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Educational practices in art museums are determined, to a great degree, by ideas of art and interpretation put into play, consciously or not, by both museums and educators. This article presents the results of research conducted at Tate Britain in which we have analysed the concepts of art and interpretation that underlie the discourses of the educators interviewed in this gallery. To this end we have designed a methodological device, a model that proposes four ways of understanding and interpreting art commonly found in educational contexts. This model has arranged the various conceptions from more visual or perceptual approaches to the most experientially complex as those summarised below: works of art as a visual representation and interpretation as identification; works of art as a message to be revealed, and interpretation as decodification; works of art as an intellectual, historical and cultural fact, and interpretation as an opportunity for critical reflection; works of art as the materialisation of an experience, and interpretation as an opportunity for self‐development. We conclude that in interviews with educators working in the Tate Britain different narratives about the idea of art and the idea of interpretation coexist, which in many cases are complementary and in some others are contradictory. Examples of the interviews are presented throughout the article.
... To reflect upon and obtain information to answer this question, we decided to conduct a case study at Tate Britain. 1 Among other things, Tate Gallery has been valued for the creation of curatorial proposals that consider how to respond to new ways of creating and understanding art. These proposals grant the spectator greater agency in the construction of meaning and engage him/her in alternative ways of interpreting the artists' creations (Marsh, 2004). It is of interest to observe how these curatorial ideas have been translated into educational discourses and strategies. ...
... Otros, por el contrario, consideraron que éstas líneas temáticas con yuxtaposiciones a través del tiempo y la geografía, enfatizaban el acto de la interpretación de la obra de arte y propiciaban nuevas y sugerentes perspectivas desde las que "leer" las obras de arte. Perspectivas que facilitan la posibilidad de vincular el arte a la vida cotidiana, objetivo que nos acerca a las posturas defendidas por filósofos como John Dewey (Marsch, 2004) Coincidimos con Ángela Marsh (2004) en que esta forma de organizar las exposiciones compromete a los espectadores en formas alternativas de interpretar las creaciones de artistas, formas que permiten acercar el arte a la experiencia personal y que son más excitantes e interesantes y de alguna manera, más verdaderas hacia la creación artística. Es interesante ver cómo una institución que ha sido pionera en este tipo de práctica curatorial ha trasladado esta nueva mirada al diseño de recursos de interpretación como cartelas, folletos, paneles informativos, audio-guías o recursos interactivos. ...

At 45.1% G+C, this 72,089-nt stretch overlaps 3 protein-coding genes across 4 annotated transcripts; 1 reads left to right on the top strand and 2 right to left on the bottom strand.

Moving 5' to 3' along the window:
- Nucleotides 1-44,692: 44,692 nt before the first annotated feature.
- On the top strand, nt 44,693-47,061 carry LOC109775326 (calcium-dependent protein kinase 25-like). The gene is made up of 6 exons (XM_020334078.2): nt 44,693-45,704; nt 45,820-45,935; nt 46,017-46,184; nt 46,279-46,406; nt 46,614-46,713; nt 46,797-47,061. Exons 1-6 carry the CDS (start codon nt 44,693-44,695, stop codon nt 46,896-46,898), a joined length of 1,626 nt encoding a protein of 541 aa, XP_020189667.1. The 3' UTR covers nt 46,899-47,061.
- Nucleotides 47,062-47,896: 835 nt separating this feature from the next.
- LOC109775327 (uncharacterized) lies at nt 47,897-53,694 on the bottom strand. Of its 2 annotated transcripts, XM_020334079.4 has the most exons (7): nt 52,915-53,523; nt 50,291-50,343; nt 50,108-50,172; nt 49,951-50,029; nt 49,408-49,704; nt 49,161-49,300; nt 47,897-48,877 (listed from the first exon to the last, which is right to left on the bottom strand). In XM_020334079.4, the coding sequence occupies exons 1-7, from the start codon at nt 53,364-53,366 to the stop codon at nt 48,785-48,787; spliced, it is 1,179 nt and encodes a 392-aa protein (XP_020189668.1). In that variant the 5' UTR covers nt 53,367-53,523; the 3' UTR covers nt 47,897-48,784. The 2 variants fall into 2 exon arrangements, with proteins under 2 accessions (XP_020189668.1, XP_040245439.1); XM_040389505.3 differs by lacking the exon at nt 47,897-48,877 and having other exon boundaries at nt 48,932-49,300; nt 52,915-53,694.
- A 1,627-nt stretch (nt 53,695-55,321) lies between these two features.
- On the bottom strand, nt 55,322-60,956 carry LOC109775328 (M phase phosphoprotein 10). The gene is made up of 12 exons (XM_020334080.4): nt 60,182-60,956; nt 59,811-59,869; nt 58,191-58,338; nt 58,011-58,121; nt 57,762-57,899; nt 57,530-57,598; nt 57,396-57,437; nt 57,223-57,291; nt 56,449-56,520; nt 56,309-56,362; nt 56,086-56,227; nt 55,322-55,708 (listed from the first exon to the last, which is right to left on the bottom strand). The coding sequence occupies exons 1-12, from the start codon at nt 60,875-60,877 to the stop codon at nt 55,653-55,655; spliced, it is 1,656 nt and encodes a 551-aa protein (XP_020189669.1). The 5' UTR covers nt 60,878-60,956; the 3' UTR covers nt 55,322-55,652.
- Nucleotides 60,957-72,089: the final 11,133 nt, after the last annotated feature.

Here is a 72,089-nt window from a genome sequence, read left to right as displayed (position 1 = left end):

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En los últimas décadas los museos han estado inmersos en constantes debates en los que se han replanteando muchos de los problemas que afectan a la relación museo-obra de arte-espectador. ¿Cómo se están materializando las nuevas concepciones sobre el conocimiento, el museo, el objeto, el espectador, la interpretación, etc. en los recursos de mediación de los museos?. En este artículo , basado en una tesis doctoral presentada en el área de Educación Artística de la Universidad Pública de Navarra, se analizan algunos de los principios educativos y estéticos que guían el diseño de los recursos de interpretación en las diferentes galerías Tate de Inglaterra y las prácticas concretas en las que estos principios se plasman. El objetivo es señalar buenas prácticas que encarnen nuevas formas de entender el arte, la interpretación y el papel del espectador, y que entiendan a los museos como centros culturales vivos, alejándolos de la idea de institución elitista y autoritaria. In the past few decades, museums have been embroiled in an ongoing debate that has reconsider many of the problems affecting the museum-work of art-spectator relationship. How are the new conceptions of knowledge, museum, object, viewer, interpretation, etc. being materialized in the interpretation resources museums� offer? This article, based on a PhD presented at the Department of Art Education of Universidad Pública de Navarra, analyzes some of the educational and aesthetic principles that guide the design of interpretation resources in the various Tate galleries in England and the specific practises where these principles are reflected. The aim is to identify good practises that embody new ways of understanding art, interpretation and the role of the spectator and that conceive the museums as live cultural centres, away from the idea of an elitist and authoritarian institution.